Since Martin adapted the Shopgirl screenplay himself, much of the dialogue and exposition translates directly from the book. The characters continue to drive the story more than the plot and the essential moments, such as the evolution of Mirabelle and Rays relationship from romantic to parental, really shine. In an interview with The Columbus Dispatch, Martin said he did not write the book with a movie in mind, but the transition from page to screen is quite smooth.
However, many of the points and practical background from the book become too submersed in the film. For instance, in the movie, Mirabelle visits her home in Vermont and the audience catches a glimpse of the dismal life led by her parents. In the text, the reader is able to climb inside Mirabelles head and hear what she thinks about her mother and father, but in the movie, the viewer is left to posit what the dreary tension at home is all about. There are a few brief moments of exposition by Martin, who serves as an omniscient narrator, that help clarify the storyline and may have proved beneficial in larger doses.
However, Martins dual roles as both narrator and actor may have been another mistake in adaptation. In the novella, the reader is able to access Rays inner monologue, making the character more vulnerable and real. Despite his age, he is just as emotionally screwed up as Mirabelle and Jeremy. In the film, however, Ray is associated with the all-knowing narrator making him seem flawless, even though he isnt, thus making him too powerful. What was very admirable about the characters in the book was that they all seemed to have their faults, but this gets lost in the film.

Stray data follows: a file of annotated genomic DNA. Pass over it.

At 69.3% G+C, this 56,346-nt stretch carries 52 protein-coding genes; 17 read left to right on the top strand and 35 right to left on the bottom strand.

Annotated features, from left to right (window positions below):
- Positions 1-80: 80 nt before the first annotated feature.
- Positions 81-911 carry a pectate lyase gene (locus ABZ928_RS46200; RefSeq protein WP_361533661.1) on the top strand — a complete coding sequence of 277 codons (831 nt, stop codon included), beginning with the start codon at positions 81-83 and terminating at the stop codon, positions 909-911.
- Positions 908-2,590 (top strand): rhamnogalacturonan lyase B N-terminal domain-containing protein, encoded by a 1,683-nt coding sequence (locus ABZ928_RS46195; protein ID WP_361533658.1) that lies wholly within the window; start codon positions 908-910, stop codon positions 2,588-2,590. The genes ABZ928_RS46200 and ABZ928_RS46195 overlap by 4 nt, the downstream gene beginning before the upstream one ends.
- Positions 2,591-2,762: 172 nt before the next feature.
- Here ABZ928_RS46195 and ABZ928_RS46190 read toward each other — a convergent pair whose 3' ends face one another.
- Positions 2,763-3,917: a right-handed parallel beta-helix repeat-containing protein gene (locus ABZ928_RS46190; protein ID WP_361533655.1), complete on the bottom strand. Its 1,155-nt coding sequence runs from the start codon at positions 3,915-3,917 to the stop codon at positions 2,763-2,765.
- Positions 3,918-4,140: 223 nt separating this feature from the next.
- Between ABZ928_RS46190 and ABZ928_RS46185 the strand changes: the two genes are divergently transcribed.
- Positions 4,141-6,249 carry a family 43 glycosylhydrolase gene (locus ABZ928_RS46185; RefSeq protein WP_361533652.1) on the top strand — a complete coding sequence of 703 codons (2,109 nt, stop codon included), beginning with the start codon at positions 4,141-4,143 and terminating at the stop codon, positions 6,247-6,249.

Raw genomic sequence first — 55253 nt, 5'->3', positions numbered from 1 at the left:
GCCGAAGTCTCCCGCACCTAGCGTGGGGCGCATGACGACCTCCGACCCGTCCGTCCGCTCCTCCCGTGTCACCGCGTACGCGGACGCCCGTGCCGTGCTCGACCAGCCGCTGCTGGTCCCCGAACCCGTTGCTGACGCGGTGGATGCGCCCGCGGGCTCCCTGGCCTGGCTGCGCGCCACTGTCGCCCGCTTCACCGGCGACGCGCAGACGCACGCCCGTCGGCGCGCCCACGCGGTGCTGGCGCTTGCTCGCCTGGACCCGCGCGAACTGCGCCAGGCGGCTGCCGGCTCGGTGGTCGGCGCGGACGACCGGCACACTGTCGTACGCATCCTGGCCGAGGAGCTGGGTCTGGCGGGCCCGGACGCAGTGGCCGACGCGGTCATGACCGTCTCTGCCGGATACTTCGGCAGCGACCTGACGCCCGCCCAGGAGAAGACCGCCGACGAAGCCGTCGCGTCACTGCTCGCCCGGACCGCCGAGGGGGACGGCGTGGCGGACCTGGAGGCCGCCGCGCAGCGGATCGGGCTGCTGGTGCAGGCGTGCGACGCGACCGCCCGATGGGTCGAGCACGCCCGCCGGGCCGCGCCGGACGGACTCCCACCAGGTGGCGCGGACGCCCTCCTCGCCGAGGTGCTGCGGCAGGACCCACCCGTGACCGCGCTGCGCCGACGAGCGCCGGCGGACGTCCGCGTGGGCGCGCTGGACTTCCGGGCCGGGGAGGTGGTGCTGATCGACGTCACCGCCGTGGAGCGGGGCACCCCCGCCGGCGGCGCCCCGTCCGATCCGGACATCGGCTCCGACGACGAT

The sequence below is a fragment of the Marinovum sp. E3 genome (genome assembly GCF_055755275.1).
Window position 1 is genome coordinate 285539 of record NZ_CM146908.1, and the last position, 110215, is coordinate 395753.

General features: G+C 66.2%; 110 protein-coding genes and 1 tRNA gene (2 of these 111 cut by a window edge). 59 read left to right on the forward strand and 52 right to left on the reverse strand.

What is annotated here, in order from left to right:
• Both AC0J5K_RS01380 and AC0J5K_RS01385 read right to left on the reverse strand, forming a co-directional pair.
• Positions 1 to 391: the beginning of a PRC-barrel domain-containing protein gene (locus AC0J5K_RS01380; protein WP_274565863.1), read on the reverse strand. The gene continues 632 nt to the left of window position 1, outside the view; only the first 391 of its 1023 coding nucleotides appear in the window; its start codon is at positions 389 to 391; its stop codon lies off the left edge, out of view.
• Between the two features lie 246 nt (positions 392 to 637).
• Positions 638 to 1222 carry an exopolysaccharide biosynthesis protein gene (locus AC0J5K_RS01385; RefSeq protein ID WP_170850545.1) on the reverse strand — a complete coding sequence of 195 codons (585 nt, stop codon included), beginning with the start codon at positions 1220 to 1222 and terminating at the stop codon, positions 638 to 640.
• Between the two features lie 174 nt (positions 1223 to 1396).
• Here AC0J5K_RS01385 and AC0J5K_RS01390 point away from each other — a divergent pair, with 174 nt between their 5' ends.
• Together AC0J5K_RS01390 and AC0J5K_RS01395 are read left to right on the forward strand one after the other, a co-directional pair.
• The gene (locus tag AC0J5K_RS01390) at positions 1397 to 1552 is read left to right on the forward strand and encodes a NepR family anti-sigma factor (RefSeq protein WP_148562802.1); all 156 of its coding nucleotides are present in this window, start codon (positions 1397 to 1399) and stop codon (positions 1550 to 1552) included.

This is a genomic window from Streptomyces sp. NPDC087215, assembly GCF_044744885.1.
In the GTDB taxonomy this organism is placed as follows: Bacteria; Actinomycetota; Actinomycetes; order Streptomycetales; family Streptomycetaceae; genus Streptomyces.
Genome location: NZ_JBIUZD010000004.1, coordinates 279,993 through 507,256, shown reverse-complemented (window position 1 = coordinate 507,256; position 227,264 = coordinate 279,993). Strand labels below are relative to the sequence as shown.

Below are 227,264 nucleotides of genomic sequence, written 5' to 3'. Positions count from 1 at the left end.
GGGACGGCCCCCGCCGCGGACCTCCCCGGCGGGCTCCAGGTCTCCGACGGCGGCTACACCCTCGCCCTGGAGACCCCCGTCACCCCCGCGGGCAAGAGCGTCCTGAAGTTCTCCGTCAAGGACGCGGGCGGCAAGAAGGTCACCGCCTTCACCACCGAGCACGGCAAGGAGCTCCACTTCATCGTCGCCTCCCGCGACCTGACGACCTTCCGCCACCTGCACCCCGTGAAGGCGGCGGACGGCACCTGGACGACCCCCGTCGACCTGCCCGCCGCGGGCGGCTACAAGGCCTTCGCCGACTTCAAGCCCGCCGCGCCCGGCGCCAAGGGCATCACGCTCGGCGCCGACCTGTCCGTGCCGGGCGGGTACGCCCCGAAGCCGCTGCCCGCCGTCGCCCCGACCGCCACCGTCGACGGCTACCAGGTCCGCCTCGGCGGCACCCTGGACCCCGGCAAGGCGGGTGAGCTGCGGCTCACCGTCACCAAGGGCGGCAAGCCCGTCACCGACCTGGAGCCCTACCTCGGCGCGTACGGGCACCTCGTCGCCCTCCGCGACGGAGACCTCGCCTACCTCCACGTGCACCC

Jeremy, however, is better on screen. His process of self-discovery, which takes place after he and Mirabelle part ways and he takes a journey around the country with a rock band, is underdeveloped in the book but well displayed in the film. Also, Schwartzman brings the role to life in a way that makes him more humorous and oddly lovable, instead of just plain pathetic. However, he plays Jeremy in a manner similar to his roles as Max Fischer in Rushmore and Albert Markovski in I Heart Huckabees, thus coming off funny in a cute, quirky way, but inaccessible on a deeper emotional level.
Danes casting was another good fit. As the meek Mirabelle, she appears appropriately unassuming and almost naive, which belies the intelligence her genuine responses and witticisms in conversation display. She is plain but attractive, making her both lovable and sexually desirable. And she brings back her wholly believable, quivering-chin cry that made fans feel for her as Beth March in Little Women and Juliet Capulet in Romeo + Juliet.
Overall, the film is interesting and even manages to squeeze some very uncomfortable humor out of a serious plotline, but it is not without faults. The pacing is disappointingly slow for an adaptation of a book that one could probably finish in a matter of hours, and for a film that is largely reliant on its characters, the development of emotions and back-stories is lacking. Shopgirl will likely please those who have read the book, but leave those who havent wondering what, after nearly two hours of theater time, they were supposed to take away with them.